There are some diseases for which you probably can rely on herd immunity in the USA, such as polio.  I don't care what your beliefs about vaccinations are: when it comes to the public health good, you cannot rely on herd immunity with whooping cough.  It's out there and it kills.

There is no reason you should not get vaccinated.  Just do it.

UPDATED: A friend posted this on her fb page.  It's a must-read for new parents and parents-to-be, with suggestions on how to protect your newborn from pertussis.


  1. Your story is a good example showing why we need universal health care!

    One of the biggest irks in our household is people who are against vaccination. Island County has one of the highest rates of whooping cough infection in the US, and it can be traced directly to the south ender "hippies" who don't want to vaccinate their kids. Supposedly well-educated people making poor decisions. Unfortunate. And even more offensive is the fact people like your brother don't have ready access to vaccinations. Grrrrrr

  2. to bad your brother in law has no insurance maybe he should pay for it like the rest of us have to rather than spread whooping cough

  3. To Moses Lilly: I did encourage my brother to contact the local health department so that he could be officially diagnosed and treated. I'll make no excuses for him that he didn't do it and shrugged off all my attempts to help him. I did what I could to prevent his spreading it by keeping my son away from him and being current on my own vaccinations. I wish he did have health insurance or the funds to pay for health care out-of-pocket. More than that, I wish he'd been vaccinated.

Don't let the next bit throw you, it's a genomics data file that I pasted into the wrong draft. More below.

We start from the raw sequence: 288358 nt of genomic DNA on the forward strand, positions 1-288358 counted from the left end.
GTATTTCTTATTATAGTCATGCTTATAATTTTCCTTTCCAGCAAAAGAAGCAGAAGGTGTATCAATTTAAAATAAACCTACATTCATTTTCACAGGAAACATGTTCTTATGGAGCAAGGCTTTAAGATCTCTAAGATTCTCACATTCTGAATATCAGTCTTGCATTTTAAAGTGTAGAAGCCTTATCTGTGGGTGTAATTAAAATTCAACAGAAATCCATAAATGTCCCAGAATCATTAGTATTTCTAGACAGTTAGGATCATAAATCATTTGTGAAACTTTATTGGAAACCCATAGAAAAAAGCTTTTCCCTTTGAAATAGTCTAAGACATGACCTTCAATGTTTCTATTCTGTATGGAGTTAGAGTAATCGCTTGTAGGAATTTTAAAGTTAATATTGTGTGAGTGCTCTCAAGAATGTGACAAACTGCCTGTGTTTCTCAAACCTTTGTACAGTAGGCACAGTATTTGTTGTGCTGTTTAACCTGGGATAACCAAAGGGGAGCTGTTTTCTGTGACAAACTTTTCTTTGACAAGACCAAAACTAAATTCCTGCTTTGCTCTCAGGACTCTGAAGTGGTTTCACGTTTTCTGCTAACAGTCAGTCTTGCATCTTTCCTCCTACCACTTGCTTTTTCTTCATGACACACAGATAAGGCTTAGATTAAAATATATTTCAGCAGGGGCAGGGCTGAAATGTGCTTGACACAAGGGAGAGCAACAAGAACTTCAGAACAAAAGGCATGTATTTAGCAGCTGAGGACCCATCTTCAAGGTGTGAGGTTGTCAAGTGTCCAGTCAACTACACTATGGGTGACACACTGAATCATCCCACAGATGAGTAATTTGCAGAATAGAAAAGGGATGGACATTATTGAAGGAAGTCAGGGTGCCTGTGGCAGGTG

4. I have whooping cough! Three weeks and counting. I thought I was vaccinated, but apparently 5 years ago when I updated my tetanus, I received the Td instead of the DTaP! This is very frustrating, because I'm a school nurse and am always encouraging people to get their vaccinations! So I KNOW how important it is and can't believe I ended up unprotected!!

    One problem I have as a school nurse is that our district doesn't make anyone stay home if they're not immunized -- they make the nurses do all the work of contacting people and keeping the records, but they don't back us up -- so we have a high number of unvaccinated children and it's getting worse. Now here I am on summer break after a very stressful and busy school year, and I'm going to be sick for most of it! I have asthma, so the symptoms are especilly severe. I have no quality of life right now because of the coughing and choking -- I can't even talk because the severe coughing caused me to lose my voice. So please, please, please double check your immunizations! This is not something you want to experience!!

  5. Oh dear. I hope that you're back on the road to recovery soon. How awful.